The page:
Shirley Collins – legendary folk singer and one of England's most respected song collectors – returns with her first recording in 38 years. With Lodestar, Shirley has created the unlikeliest release of the century so far. It's a collection of English, American and Cajun songs dating from the 16th Century to the 1950s, recorded at Shirley's home in Lewes by Stephen Thrower and Ossian Brown of Cyclobe and produced and musically directed by Ian Kearey.
Born in Hastings in 1935, Shirley was fascinated by folk songs as she was growing up, songs she heard on the radio or sung by her grandparents in Anderson shelters. She left home for London to immerse herself in the burgeoning folk scene; at a party held by Ewan MacColl she met Alan Lomax, and in 1959 she joined him in the USA on the renowned field trip ‘Southern Journey', recording American folk songs and blues, a formative journey for her personally and professionally.
On her return to the England, Shirley cemented her role at the forefront of the Folk Revival, recording over a dozen albums including the influential Folk Roots, New Routes with avant-garde guitarist Davy Graham, and No Roses, from which The Albion Country Band was formed. However, in the 1980s, Shirley lost her singing voice – later diagnosed as a form of dysphonia - and withdrew from performing live. It was only in 2014, after coaxing from David Tibet (Current 93), that Shirley sang in public for the first time since 1982.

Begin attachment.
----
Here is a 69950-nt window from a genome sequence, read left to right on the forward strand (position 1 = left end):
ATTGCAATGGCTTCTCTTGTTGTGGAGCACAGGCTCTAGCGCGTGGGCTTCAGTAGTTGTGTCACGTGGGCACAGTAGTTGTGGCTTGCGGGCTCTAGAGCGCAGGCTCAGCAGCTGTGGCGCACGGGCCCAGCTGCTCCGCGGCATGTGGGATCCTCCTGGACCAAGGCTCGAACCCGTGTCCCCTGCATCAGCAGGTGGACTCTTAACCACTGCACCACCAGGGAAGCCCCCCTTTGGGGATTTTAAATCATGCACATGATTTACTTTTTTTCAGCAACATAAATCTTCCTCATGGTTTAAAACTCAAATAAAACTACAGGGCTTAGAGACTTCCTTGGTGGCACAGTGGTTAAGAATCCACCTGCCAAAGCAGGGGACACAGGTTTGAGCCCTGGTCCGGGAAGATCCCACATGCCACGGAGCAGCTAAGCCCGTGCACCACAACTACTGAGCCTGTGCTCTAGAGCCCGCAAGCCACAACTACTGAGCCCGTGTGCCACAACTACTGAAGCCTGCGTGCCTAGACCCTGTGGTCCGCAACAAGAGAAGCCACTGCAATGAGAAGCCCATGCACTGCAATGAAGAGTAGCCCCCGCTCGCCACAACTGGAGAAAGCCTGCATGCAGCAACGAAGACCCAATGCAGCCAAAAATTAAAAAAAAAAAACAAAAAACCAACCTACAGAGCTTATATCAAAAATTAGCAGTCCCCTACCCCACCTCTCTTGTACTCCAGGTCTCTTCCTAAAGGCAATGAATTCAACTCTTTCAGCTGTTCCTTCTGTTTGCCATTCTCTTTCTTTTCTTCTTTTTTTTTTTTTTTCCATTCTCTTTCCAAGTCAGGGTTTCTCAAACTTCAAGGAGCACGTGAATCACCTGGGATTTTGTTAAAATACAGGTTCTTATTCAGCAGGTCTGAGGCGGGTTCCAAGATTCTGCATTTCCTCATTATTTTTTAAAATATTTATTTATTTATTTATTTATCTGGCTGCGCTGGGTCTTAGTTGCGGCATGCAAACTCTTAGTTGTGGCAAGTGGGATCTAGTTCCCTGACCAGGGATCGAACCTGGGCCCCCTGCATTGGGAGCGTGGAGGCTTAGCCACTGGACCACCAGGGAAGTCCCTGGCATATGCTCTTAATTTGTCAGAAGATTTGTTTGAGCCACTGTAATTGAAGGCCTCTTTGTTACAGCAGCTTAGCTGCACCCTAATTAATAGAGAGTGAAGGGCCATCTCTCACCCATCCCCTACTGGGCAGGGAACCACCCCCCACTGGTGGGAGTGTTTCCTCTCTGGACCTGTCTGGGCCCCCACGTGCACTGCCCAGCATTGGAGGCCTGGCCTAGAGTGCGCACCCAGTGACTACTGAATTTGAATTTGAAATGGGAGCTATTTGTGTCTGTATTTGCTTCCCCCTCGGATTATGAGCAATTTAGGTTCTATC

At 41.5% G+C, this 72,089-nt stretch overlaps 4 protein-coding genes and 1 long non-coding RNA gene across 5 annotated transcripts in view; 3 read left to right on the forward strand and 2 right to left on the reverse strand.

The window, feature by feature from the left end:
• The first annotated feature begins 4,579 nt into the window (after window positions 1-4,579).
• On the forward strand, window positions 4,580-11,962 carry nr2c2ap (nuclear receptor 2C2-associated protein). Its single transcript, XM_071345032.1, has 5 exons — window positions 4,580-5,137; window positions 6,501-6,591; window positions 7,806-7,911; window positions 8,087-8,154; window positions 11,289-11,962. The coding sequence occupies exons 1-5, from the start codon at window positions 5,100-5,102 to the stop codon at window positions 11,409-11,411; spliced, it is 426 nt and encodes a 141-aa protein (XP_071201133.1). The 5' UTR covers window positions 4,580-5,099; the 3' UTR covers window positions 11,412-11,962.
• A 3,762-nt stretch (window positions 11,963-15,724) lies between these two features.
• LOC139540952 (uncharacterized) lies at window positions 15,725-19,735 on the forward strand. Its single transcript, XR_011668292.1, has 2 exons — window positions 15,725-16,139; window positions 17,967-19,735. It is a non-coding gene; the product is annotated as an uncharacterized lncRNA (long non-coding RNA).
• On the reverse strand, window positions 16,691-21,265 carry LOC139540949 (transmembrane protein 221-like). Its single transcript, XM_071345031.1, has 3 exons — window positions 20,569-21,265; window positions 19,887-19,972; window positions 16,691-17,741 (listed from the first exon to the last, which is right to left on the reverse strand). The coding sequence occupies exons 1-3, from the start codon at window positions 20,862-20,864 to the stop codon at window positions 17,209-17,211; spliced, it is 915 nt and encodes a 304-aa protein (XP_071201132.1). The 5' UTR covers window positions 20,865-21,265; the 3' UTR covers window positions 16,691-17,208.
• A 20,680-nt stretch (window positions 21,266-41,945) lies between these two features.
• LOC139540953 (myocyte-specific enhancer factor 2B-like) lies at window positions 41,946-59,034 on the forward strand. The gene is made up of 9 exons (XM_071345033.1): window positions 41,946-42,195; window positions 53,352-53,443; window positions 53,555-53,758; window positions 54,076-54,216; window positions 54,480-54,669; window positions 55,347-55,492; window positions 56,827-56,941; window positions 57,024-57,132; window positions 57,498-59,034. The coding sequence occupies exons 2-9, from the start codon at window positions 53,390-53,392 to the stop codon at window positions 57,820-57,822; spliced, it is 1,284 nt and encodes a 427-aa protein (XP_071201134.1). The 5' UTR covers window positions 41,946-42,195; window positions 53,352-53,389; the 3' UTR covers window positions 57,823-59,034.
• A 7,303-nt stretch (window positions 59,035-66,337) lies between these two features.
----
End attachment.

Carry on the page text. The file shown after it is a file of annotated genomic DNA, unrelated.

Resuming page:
Though Collins has been absent from the music scene for many years, her impact has not diminished, the likes of Graham Coxon, Jonny Greenwood, Stewart Lee and Angel Olsen laud her and a documentary The Ballad of Shirley Collins is currently in progress. Additionally, she was given the ‘Good Tradition' award at the BBC Radio 2 Folk Awards in 2008, elected President of the English Folk Dance & Song Society in the same year and was awarded an Honorary Doctorate in Music from Sussex University. Shirley released her first memoir, America Over the Water, in 2004 and is currently working on her second book.
Now Shirley Collins has sung once more (with a mischievous delight in defeating expectation), the accepted canon of her great recordings will have to be comprehensively recalibrated, yet again.